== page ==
In October, Lincoln Financial announced that it was launching a pooled employer plan called OpenPEP, in collaboration with plan fiduciary and administrator National Professional Planning Group and financial-research firm Morningstar (MORN). “When we’re looking at cost savings and the efficiencies that are coming about through joining these [PEPs], we’ve seen as much as a 40% cost reduction,” says Michael Salerno, CEO of NPPG. Salerno says four plans signed up for OpenPEP within a month of its launch, and that NPPG and Lincoln are already working on about 100 plan conversion/addition proposals for 2022.
To differentiate OpenPEP from competitors, plans will also offer Lincoln PathBuilder Income, an annuity target-date investment similar to Income America’s 5ForLIfe, which Lincoln Financial also helped design.
While annuities and PEPs are the 2019 Secure Act’s progeny, the Department of Labor made a significant change to plans in October 2021 with a ruling that encourages plan sponsors to employ environmental, social, and governance, or ESG, criteria to select plan investment options.
Now that it has passed what’s called the public “comment period,” the DOL’s rule is expected to be finalized by the middle of this year. Though some plans already have ESG options, the rule also applies to a plan’s default investment option, or Qualified Default Investment Alternative (QDIA), which is what employees are enrolled in automatically when they join the plan. That’s typically a target-date fund, and most employees end up keeping their assets in it. According to analysis by fund giant Vanguard of its retirement-plan assets in 2020, 60% of participants held a single-fund option in their account, and 91% of them were invested in a single target-date fund.
Previously, plan sponsors were hesitant to include ESG funds because of a Donald Trump–era rule exposing them to legal liability for pursuing “nonpecuniary objectives.” Although not finalized, the new rule’s language states very clearly that “climate risk is investment risk” and that ESG factors affecting returns should be considered when selecting fund options.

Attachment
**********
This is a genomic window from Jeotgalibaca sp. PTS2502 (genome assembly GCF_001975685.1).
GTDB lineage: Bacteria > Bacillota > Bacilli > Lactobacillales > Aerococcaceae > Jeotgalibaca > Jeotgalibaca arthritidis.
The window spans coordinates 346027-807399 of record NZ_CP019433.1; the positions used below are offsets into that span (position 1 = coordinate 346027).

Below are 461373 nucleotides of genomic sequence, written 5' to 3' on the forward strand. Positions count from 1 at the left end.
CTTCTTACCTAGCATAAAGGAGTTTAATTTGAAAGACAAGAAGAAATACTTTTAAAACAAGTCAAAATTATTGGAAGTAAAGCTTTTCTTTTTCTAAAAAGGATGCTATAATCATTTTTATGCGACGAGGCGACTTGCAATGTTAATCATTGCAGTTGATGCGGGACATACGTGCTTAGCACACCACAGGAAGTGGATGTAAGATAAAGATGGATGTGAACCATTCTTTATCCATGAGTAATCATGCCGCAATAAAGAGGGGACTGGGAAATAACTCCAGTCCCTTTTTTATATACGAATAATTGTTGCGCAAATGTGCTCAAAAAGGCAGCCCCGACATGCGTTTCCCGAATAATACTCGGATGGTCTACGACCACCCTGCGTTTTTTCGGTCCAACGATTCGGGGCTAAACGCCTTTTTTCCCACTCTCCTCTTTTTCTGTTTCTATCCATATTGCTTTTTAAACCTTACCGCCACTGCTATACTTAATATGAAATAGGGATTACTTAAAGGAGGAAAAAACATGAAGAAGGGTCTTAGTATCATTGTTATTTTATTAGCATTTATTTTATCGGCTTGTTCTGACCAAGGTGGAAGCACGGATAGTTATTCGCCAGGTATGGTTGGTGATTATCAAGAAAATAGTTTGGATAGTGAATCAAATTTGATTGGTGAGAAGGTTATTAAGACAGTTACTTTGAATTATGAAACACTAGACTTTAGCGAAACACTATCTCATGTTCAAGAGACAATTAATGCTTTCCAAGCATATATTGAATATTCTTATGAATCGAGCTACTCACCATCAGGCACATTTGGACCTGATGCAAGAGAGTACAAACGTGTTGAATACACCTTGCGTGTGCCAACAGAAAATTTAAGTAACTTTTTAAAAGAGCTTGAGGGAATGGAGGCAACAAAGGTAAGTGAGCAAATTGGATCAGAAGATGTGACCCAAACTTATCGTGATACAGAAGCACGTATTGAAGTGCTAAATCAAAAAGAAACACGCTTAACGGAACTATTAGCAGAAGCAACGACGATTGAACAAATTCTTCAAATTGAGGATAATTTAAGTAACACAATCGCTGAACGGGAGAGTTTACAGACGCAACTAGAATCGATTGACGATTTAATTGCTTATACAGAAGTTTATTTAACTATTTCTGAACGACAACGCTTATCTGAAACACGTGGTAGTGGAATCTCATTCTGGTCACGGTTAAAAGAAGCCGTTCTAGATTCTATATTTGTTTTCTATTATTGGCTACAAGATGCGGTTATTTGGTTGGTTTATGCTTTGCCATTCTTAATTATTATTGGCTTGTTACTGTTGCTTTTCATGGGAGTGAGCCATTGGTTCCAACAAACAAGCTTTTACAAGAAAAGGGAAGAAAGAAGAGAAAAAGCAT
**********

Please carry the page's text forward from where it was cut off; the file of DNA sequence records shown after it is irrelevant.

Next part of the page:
The demand for ESG is clearly there. According to BlackRock’s 2021 survey of plan participants, 73% say it’s important to have ESG options; 49% of millennials say it’s very important. “Participants want this,” says Anne Ackerley, head of BlackRock’s retirement group. “It’s very much on plan sponsors’ minds.” But because including a default option that participants don’t select themselves adds to legal liability, plan sponsors may remain hesitant. “I don’t think [the ESG shift] happens quickly, but it will happen over time,” says Ackerley.
Given the convergence of these changes, it is even likely that default target-date funds will eventually have both ESG and annuity features.
While plan investors are gaining new options, they may be losing one, too. In its current form, the Biden administration’s Build Back Better bill would eliminate what are known as backdoor Roth IRA conversions from 401(k)s and traditional IRAs. But there is no guarantee that the current version of the bill will pass, as there is a lot of infighting within the Democratic Party over it.
Normally, taxpayers with incomes exceeding $140,000 can’t contribute to Roth IRAs, which allow tax-free withdrawals in retirement. But they can contribute on an after-tax basis to traditional IRAs and then convert those into a Roth IRA—hence the back door. They can also roll over a highly valued 401(k) into an IRA and then convert that into a Roth.
Starting in 2032, Build Back Better would eliminate such conversions for single taxpayers earning in excess of $400,000 a year or married couples earning more than $450,000. It also would bar any after-tax contributions in IRAs or 401(k)s from being converted to Roths starting in 2022. The current limit on pretax contributions, i.e., tax-deductible contributions, is an annual $6,000 per individual investor for those under age 50, or $7,000 if you’re over 50. This would kill backdoor Roth conversions for the wealthiest investors.
Yet another bill, introduced in May of 2021 and dubbed the Secure Act 2.0, seems likely to pass, as it has bipartisan support, and it gives investors more opportunities to expand their wealth. It would gradually increase the age when 401(k) and IRA investors must take a taxable required minimum distribution from 72 to 75, allowing their assets to grow tax-free for longer. The rule also increases the maximum amount of pretax contributions for those ages 62 to 64—what is known as the “catch-up limit”—from $6,500 a year to $10,000.
It seems that with so many changes afoot, the government giveth and the government taketh away—but then, if you wait a little bit, it giveth again.